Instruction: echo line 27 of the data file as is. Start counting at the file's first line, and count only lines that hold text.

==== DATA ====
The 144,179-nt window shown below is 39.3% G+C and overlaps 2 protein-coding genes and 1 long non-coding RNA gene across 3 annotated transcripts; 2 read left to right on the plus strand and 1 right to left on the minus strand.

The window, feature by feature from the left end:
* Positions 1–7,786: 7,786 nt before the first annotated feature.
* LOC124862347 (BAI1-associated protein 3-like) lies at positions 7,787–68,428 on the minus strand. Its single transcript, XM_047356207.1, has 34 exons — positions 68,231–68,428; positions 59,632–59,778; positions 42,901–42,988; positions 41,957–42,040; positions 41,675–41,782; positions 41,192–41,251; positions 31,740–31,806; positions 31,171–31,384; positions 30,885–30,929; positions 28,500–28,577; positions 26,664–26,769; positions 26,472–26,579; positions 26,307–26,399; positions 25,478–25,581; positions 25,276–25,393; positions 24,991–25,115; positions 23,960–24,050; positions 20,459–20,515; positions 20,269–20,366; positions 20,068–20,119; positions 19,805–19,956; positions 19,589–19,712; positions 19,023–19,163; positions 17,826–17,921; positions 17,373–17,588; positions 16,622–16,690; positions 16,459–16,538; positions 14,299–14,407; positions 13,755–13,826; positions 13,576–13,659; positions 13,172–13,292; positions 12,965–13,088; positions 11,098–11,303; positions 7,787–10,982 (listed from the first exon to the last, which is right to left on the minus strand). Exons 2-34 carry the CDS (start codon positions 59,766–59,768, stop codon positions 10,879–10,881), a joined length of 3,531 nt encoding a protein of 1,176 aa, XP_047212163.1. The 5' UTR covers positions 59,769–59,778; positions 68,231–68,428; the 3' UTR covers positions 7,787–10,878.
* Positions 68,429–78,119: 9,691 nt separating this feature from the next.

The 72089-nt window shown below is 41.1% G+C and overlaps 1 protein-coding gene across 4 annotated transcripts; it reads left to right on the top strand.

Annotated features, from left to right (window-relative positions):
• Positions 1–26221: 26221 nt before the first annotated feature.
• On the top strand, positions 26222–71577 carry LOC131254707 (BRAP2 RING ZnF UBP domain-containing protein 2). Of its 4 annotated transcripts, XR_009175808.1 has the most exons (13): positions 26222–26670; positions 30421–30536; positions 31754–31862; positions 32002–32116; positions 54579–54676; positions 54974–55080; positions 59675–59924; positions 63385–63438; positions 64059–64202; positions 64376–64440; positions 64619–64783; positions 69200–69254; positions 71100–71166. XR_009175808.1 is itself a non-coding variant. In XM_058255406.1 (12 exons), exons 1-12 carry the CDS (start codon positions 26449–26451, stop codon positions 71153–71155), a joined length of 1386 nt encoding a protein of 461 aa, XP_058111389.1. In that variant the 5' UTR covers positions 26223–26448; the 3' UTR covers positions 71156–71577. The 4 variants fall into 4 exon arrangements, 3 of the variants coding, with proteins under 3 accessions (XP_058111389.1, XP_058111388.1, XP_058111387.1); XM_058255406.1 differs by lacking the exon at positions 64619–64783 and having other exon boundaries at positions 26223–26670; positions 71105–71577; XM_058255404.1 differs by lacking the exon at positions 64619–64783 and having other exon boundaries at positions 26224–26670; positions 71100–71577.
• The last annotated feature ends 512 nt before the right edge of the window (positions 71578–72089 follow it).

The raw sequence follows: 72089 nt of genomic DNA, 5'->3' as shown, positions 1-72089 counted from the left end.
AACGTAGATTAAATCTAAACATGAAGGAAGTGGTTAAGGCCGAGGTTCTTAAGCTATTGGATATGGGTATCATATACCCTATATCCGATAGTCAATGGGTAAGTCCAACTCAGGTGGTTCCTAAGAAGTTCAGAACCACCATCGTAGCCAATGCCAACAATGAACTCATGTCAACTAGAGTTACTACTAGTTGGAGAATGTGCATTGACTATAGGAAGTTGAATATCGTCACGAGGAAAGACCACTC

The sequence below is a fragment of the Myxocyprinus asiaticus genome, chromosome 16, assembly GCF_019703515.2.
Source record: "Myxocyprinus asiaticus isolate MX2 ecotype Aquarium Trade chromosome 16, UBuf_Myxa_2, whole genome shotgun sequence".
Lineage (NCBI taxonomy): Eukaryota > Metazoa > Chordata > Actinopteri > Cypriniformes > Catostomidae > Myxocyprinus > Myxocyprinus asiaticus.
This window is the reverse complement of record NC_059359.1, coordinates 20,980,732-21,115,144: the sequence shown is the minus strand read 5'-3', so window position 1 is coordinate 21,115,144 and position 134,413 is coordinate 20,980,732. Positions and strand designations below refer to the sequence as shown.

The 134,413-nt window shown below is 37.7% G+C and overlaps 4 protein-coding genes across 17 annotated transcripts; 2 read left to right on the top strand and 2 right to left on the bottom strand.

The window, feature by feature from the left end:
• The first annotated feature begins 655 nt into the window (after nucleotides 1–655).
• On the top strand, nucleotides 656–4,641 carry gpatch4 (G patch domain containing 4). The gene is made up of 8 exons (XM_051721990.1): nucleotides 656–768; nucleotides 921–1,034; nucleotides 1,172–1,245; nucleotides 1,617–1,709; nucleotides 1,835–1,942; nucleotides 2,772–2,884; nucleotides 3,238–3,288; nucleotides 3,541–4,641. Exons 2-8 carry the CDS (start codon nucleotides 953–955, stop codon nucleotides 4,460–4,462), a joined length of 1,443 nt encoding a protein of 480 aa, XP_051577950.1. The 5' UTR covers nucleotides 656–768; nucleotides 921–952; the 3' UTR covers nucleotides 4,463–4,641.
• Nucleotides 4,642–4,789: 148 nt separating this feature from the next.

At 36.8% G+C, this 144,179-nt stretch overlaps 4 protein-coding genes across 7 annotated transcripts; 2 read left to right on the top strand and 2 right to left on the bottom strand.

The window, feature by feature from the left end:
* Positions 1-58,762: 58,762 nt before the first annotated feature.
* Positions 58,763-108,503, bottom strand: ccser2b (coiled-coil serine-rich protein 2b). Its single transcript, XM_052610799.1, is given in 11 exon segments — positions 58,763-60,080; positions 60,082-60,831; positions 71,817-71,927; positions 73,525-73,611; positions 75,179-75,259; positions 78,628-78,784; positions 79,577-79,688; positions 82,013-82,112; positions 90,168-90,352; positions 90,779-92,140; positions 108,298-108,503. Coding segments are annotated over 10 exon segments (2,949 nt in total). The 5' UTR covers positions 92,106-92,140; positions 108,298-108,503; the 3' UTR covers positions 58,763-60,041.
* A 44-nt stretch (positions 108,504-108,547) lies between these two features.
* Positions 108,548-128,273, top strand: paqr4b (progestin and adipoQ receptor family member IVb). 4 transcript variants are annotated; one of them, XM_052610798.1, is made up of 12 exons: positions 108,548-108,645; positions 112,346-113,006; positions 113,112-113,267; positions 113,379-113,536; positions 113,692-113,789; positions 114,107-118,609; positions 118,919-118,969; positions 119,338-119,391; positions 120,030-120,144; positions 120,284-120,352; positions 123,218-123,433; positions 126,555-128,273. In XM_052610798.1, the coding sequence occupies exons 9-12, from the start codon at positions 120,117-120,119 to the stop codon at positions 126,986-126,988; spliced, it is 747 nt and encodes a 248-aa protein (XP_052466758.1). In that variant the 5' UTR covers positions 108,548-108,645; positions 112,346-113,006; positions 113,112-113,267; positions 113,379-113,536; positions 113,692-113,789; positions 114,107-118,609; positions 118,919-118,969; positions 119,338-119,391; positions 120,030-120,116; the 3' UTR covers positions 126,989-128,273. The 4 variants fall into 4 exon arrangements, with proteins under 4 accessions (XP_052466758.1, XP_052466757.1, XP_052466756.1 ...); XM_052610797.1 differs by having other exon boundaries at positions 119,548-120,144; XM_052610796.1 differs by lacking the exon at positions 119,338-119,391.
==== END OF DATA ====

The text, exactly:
* Positions 108,548-128,273, top strand: paqr4b (progestin and adipoQ receptor family member IVb). 4 transcript variants are annotated; one of them, XM_052610798.1, is made up of 12 exons: positions 108,548-108,645; positions 112,346-113,006; positions 113,112-113,267; positions 113,379-113,536; positions 113,692-113,789; positions 114,107-118,609; positions 118,919-118,969; positions 119,338-119,391; positions 120,030-120,144; positions 120,284-120,352; positions 123,218-123,433; positions 126,555-128,273. In XM_052610798.1, the coding sequence occupies exons 9-12, from the start codon at positions 120,117-120,119 to the stop codon at positions 126,986-126,988; spliced, it is 747 nt and encodes a 248-aa protein (XP_052466758.1). In that variant the 5' UTR covers positions 108,548-108,645; positions 112,346-113,006; positions 113,112-113,267; positions 113,379-113,536; positions 113,692-113,789; positions 114,107-118,609; positions 118,919-118,969; positions 119,338-119,391; positions 120,030-120,116; the 3' UTR covers positions 126,989-128,273. The 4 variants fall into 4 exon arrangements, with proteins under 4 accessions (XP_052466758.1, XP_052466757.1, XP_052466756.1 ...); XM_052610797.1 differs by having other exon boundaries at positions 119,548-120,144; XM_052610796.1 differs by lacking the exon at positions 119,338-119,391.